On June 28, 2018, New York City Economic Development Corporation (NYCEDC) President and CEO James Patchett and NYC Parks Commissioner Mitchell J. Silver announced the opening of Hunter’s Point South Waterfront Park Phase II.
In an excellent example of the 3Re Strategy at work, the park repurposes, renews and reconnects 11 acres of abandoned industrial land in Long Island City, opposite Manhattan.
Anticipating the flooding patterns and rising water levels of the East River, Hunter’s Point South Waterfront Park leverages its spectacular views to create a recreational and cultural destination, along with restored wildlife habitat.
There’s a heritage aspect, as well: Extending Phase I, the site’s paths unfurl into a promenade at the Park’s southern terminus, leading to the Overlook, a 30-foot-high platform whose steel-clad formwork recalls the site’s industrial legacy.
“It’s a new kind of park,” said lead landscape architect Tom Balsley of SWA/BALSLEY, who began his work on Queens’ East River waterfront 25 years ago with Gantry Plaza State Park. “Hunter’s Point South is at once resilient infrastructure and contemplative retreat, with the power to touch so many people.”
The park is a design collaboration between SWA/BALSLEY and WEISS/MANFREDI, with ARUP as the prime consultant and infrastructure designer. Spearheaded by the New York City Economic Development Corporation, on behalf of the New York City Department of Parks and Recreation, it presents a new model of urban ecology and a prototype for innovative sustainable design. The park is adjacent to the City’s largest affordable housing development since the 1970s.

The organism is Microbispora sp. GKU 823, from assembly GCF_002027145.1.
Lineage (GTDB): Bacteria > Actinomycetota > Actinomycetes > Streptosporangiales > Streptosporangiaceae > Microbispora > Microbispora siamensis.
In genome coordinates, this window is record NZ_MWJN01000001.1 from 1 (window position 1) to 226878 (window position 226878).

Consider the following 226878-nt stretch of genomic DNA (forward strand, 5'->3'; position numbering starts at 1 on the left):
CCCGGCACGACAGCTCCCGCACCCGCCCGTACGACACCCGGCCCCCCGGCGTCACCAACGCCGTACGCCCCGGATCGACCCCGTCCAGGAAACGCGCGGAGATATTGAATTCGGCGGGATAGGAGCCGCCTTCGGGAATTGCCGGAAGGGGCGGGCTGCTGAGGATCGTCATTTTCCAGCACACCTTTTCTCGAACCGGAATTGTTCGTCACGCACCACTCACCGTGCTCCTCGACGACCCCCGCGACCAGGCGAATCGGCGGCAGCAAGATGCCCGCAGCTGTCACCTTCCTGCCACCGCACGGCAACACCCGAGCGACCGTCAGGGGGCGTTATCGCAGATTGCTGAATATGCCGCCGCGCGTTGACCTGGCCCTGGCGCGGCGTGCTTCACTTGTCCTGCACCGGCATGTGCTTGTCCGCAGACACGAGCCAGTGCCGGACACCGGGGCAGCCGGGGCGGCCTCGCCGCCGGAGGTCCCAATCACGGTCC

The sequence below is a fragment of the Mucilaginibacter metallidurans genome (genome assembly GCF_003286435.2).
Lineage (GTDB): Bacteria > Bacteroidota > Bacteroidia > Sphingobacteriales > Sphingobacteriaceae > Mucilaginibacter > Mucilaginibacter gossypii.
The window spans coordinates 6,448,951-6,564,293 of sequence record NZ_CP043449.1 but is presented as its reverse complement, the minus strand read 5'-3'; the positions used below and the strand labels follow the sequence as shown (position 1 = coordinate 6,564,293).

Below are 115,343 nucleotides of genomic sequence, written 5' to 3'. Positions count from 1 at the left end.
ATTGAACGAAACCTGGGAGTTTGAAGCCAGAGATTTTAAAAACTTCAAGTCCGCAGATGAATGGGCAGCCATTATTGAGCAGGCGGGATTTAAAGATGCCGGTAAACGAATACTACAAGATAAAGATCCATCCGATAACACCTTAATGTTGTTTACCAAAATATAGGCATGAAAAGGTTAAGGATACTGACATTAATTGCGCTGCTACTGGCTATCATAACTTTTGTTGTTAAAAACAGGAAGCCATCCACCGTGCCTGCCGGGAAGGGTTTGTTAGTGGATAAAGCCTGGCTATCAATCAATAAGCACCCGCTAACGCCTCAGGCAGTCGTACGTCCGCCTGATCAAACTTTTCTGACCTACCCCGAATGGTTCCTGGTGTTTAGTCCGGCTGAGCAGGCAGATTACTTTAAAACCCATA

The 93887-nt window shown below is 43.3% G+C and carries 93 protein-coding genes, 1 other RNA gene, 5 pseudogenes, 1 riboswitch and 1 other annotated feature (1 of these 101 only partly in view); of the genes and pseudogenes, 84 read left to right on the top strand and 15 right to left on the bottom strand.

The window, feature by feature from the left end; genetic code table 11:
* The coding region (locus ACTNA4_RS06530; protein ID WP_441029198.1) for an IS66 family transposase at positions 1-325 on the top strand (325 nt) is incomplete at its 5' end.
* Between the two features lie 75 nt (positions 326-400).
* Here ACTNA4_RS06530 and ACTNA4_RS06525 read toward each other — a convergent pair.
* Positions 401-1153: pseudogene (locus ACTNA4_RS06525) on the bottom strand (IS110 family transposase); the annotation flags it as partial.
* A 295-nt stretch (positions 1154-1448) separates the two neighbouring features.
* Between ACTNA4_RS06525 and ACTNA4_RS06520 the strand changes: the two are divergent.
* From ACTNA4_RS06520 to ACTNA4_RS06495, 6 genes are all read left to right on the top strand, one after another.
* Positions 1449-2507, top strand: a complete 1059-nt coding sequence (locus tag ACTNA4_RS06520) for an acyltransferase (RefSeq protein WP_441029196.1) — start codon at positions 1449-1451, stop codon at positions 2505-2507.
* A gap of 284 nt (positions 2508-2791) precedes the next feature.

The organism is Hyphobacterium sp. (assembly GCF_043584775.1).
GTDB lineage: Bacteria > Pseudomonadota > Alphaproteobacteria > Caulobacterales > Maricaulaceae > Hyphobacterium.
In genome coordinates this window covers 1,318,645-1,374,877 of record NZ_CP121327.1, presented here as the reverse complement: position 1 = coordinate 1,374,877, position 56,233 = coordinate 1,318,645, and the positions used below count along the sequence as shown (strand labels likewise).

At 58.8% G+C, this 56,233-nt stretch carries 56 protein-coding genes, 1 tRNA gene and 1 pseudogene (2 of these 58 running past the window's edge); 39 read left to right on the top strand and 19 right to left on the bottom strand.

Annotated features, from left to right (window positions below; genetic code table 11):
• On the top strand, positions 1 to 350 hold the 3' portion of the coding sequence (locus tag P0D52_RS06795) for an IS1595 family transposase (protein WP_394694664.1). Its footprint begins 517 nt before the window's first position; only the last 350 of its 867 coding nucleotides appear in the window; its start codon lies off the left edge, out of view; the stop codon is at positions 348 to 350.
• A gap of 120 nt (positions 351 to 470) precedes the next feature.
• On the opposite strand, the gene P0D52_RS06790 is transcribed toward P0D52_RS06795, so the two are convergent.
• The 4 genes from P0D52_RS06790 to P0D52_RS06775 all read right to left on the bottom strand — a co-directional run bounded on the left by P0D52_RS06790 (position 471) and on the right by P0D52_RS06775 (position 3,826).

“For us, it has been a dream to be a part of a design team that created a waterfront park like no other,” said lead designers Marion Weiss and Michael Manfredi, founders of WEISS/MANFREDI. “Hunter’s Point South is equally a place of discovery, ecological resilience, and extraordinary drama with the Overlook that hovers above the water to frame the city’s magical skyline.”
The designers also sculpted an industrial peninsula to feel like an “island,” surrounded by salt marsh. There, a land art installation, Luminescence by artist Nobuho Nagasawa, depicts the phases of the moon with glowing six-foot discs.
Additional pathways lead through sculpted grasslands and a shaded picnic promontory embedded with wooden “rafts.” Three fitness terraces offer views down the river to the bridges.
“Reforming disused areas of our densely populated city is part of our social responsibility as designers,” said ARUP Principal Tom Kennedy. “The new Hunter’s Point development provides the perfect opportunity to allow people to explore and enjoy the city’s waterfront.”
Images courtesy of Albert Vecerka/Esto, courtesy WEISS/MANFREDI.